Business Irish

Saturday 24 March 2018

UDG targets bigger M&A as profits keep rising

UDG ceo Brendan McAtamney
UDG ceo Brendan McAtamney

Gretchen Friemann

UDG Healthcare chief executive Brendan McAtamney said the Dublin-based company remains on the hunt for "larger-scale" acquisitions but conceded a transformational deal looks unlikely given the fragmentation afflicting its key markets.

Speaking to the Irish Independent after UDG posted revenue growth of 8pc to $578.9m (€518m) for its 2017 interim results, Mr McAtamney said identifying or "sourcing" potential targets, rather than competition in the sector, represented the greatest challenge to M&A.

He argued UDG's "string-of-pearls approach has stood us in good stead so far", and pointed out the company has completed 14 deals and deployed $500m since 2012.

However the London-listed provider of outsourced services to drug companies, formerly known as United Drug, faces a difficult path ahead in its attempt to achieve scale.

Mr McAtamney argued that two recent mega mergers - the multi-billion dollar unions between Quintiles and IMS Health and more recently INC and inVentiv - dramatically reduced the number of potential targets in one segment while its communications business faces a "highly fragmented" market.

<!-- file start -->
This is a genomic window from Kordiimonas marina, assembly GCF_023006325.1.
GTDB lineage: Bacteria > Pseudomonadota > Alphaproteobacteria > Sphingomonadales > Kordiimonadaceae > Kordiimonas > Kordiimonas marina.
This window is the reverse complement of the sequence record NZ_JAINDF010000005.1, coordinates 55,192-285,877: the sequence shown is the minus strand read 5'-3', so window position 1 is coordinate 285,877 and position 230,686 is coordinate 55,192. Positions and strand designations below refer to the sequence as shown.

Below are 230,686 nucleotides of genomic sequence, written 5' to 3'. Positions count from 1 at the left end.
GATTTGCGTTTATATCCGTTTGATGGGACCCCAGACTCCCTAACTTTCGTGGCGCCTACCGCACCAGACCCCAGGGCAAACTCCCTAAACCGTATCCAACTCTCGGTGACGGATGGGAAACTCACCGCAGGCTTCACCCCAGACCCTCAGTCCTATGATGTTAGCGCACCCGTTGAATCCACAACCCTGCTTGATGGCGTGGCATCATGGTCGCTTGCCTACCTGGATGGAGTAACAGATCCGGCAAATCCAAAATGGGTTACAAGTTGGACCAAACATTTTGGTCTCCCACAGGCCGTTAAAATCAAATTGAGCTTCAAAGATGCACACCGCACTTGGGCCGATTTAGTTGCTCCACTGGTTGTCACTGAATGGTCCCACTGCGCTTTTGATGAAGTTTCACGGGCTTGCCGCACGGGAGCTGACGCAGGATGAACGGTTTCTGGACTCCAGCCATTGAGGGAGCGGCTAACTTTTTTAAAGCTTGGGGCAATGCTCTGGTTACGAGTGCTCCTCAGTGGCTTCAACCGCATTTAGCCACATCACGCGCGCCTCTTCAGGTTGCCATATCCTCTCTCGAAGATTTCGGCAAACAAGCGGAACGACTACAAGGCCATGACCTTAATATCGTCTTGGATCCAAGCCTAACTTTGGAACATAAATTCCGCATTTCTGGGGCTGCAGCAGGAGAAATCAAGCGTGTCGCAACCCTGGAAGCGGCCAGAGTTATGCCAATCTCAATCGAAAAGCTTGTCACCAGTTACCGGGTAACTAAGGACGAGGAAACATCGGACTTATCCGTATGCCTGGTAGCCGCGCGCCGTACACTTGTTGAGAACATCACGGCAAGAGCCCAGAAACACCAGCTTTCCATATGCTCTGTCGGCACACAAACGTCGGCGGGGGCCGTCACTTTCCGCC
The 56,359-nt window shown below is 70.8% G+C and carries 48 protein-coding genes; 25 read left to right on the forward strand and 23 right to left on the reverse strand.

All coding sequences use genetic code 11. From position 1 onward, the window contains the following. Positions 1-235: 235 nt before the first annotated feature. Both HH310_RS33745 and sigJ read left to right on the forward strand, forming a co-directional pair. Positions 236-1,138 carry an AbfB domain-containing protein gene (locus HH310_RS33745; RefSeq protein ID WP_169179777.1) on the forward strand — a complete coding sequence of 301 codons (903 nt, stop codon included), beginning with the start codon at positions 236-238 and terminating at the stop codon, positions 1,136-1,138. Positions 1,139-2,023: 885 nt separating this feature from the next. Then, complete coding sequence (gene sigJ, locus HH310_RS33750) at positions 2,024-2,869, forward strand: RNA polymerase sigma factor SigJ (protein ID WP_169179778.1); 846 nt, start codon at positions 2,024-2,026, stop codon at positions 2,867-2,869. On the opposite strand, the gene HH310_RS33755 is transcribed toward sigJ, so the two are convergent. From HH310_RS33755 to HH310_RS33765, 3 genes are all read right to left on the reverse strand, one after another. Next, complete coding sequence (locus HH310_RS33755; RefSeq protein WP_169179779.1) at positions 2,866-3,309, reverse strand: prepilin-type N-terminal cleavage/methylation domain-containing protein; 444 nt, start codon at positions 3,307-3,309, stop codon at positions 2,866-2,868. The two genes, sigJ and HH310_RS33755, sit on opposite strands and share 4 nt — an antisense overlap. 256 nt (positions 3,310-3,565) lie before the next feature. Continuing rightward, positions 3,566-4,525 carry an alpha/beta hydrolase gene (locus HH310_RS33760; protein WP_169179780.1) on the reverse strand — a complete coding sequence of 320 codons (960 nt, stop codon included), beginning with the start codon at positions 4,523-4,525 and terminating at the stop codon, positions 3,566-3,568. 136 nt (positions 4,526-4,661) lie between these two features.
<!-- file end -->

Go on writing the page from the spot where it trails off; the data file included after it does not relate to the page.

UDG now derives the bulk of its earnings from its Ashfield arm following the acquisition in October of STEM Marketing.

A better-than-anticipated performance from the business, acquired for €94m, helped lift diluted earnings per share (EPS) by 19pc - 29pc on a constant currency basis. But it was UDG's 2pc upward revision to its full-year earnings guidance that sent the company's shares soaring by over 6pc before the momentum petered out and the stock closed at £7.93 - an increase of 3.56pc.

UDG had initially forecast an EPS increase of 13-16pc on 2016's numbers but altered that to 15-18pc yesterday.

Last year's sale of some of UDG's Irish distribution businesses dragged total group EPS down 21pc, however. The disposal marked the end of a long-planned strategic shift, re-orientating UDG into three main divisions; Ashfield, packaging and serialisation company Sharp and Aquilant, a sales and marketing services business to the medtech industry. Mr McAtamney re-iterated that UDG's M&A firepower still stands at $600m and said the company should hit its average acquisition rate of 2 to 3 acquisitions per year after hoovering up a German contract sales organisation for $14.4m.

Irish Independent

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